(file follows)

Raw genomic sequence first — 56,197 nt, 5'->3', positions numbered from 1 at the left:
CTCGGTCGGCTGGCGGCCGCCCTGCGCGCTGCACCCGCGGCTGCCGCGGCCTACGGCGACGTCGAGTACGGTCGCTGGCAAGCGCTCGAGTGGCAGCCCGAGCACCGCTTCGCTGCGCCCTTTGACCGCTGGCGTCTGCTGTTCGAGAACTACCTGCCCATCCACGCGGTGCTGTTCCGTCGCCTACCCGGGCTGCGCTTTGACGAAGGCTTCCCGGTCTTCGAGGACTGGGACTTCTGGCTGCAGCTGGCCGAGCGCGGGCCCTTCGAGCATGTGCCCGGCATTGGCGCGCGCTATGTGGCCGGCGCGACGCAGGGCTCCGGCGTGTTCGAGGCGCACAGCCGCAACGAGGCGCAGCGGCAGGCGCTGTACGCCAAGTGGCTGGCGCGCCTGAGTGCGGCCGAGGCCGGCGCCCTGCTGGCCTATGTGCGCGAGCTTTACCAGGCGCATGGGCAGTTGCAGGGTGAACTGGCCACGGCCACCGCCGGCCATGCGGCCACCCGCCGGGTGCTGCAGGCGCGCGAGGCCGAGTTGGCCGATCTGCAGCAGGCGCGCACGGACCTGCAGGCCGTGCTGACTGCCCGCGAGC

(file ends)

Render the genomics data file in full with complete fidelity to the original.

Raw genomic sequence first — 56,197 nt, 5'->3', positions numbered from 1 at the left:
CTCGGTCGGCTGGCGGCCGCCCTGCGCGCTGCACCCGCGGCTGCCGCGGCCTACGGCGACGTCGAGTACGGTCGCTGGCAAGCGCTCGAGTGGCAGCCCGAGCACCGCTTCGCTGCGCCCTTTGACCGCTGGCGTCTGCTGTTCGAGAACTACCTGCCCATCCACGCGGTGCTGTTCCGTCGCCTACCCGGGCTGCGCTTTGACGAAGGCTTCCCGGTCTTCGAGGACTGGGACTTCTGGCTGCAGCTGGCCGAGCGCGGGCCCTTCGAGCATGTGCCCGGCATTGGCGCGCGCTATGTGGCCGGCGCGACGCAGGGCTCCGGCGTGTTCGAGGCGCACAGCCGCAACGAGGCGCAGCGGCAGGCGCTGTACGCCAAGTGGCTGGCGCGCCTGAGTGCGGCCGAGGCCGGCGCCCTGCTGGCCTATGTGCGCGAGCTTTACCAGGCGCATGGGCAGTTGCAGGGTGAACTGGCCACGGCCACCGCCGGCCATGCGGCCACCCGCCGGGTGCTGCAGGCGCGCGAGGCCGAGTTGGCCGATCTGCAGCAGGCGCGCACGGACCTGCAGGCCGTGCTGACTGCCCGCGAGC